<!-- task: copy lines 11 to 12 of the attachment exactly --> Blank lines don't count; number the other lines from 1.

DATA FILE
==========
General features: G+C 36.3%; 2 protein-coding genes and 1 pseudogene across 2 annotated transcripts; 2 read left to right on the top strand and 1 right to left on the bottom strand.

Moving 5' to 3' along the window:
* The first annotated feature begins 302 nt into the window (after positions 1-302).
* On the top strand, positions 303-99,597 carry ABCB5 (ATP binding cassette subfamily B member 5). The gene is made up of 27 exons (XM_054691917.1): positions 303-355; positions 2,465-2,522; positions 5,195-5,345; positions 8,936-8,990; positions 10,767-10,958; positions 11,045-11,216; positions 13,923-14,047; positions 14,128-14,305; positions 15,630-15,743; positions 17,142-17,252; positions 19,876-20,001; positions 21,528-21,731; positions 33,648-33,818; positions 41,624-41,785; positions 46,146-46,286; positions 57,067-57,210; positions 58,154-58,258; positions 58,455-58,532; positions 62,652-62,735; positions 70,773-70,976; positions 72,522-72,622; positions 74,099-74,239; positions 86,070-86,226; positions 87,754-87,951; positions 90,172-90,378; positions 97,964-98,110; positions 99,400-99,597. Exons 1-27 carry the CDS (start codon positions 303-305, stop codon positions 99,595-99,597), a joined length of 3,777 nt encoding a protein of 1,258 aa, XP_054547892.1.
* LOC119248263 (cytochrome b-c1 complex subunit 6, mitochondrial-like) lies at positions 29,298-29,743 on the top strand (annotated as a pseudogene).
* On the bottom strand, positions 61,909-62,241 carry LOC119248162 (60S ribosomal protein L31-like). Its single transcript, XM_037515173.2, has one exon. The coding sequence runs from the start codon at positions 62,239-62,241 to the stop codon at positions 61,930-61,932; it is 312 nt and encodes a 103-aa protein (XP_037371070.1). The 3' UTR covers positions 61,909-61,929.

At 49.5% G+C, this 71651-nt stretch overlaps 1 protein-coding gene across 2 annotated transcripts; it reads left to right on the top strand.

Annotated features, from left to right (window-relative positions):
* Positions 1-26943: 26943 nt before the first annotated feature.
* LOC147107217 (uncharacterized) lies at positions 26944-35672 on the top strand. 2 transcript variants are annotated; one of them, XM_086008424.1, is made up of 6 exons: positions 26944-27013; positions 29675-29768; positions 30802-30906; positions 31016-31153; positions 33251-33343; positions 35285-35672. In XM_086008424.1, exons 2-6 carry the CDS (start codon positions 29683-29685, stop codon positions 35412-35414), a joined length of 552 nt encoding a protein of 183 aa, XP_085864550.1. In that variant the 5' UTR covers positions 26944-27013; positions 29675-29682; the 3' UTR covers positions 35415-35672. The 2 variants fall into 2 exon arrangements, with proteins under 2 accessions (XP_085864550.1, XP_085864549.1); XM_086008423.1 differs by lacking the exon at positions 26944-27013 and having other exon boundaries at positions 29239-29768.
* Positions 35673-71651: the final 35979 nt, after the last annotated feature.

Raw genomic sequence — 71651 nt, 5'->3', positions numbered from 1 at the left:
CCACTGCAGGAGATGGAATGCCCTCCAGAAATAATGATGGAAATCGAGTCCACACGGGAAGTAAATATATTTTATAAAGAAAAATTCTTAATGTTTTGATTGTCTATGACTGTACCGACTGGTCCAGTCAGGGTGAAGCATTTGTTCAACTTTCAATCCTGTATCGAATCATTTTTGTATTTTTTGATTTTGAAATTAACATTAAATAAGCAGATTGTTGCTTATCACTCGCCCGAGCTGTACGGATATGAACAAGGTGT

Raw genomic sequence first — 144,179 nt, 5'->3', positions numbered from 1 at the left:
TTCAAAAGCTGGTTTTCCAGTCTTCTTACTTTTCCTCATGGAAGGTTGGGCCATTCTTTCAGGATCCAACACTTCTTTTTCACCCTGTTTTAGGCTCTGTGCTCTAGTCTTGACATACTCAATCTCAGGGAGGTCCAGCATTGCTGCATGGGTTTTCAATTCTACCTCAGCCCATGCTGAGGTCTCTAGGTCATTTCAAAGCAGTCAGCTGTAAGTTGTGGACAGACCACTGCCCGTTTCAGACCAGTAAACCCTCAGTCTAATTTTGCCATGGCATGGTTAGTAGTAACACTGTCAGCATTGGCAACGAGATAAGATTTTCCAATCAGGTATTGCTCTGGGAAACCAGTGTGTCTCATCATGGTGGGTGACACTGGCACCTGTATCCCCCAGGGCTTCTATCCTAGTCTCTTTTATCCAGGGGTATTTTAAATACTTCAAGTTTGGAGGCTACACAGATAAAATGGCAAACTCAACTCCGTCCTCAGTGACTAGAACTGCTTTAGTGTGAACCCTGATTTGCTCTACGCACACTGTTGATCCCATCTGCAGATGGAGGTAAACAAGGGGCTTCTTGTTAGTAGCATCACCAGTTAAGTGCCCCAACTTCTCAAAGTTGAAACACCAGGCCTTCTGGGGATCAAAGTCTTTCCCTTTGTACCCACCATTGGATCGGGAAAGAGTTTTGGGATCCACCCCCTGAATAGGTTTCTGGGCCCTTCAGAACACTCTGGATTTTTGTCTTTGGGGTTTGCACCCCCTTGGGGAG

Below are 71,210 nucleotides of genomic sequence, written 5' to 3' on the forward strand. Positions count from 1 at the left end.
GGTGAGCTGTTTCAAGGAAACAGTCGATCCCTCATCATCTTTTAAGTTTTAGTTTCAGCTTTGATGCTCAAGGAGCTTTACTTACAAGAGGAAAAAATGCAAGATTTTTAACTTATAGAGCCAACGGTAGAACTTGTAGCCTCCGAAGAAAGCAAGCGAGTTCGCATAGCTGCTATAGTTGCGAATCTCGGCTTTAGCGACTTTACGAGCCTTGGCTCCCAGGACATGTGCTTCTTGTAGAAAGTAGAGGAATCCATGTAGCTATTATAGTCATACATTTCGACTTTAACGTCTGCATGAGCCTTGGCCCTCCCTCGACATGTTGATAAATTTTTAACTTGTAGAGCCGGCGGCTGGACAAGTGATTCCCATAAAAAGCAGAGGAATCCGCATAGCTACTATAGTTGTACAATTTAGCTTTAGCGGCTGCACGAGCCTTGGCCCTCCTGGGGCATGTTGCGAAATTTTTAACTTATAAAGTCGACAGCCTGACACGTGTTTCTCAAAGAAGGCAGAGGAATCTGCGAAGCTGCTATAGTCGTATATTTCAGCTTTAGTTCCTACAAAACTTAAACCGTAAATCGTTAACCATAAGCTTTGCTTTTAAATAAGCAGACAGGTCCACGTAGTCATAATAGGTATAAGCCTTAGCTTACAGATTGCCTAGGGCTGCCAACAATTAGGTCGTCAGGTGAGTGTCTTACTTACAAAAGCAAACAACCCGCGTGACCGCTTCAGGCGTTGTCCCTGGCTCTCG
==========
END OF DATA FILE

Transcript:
* Positions 35673-71651: the final 35979 nt, after the last annotated feature.

Raw genomic sequence — 71651 nt, 5'->3', positions numbered from 1 at the left: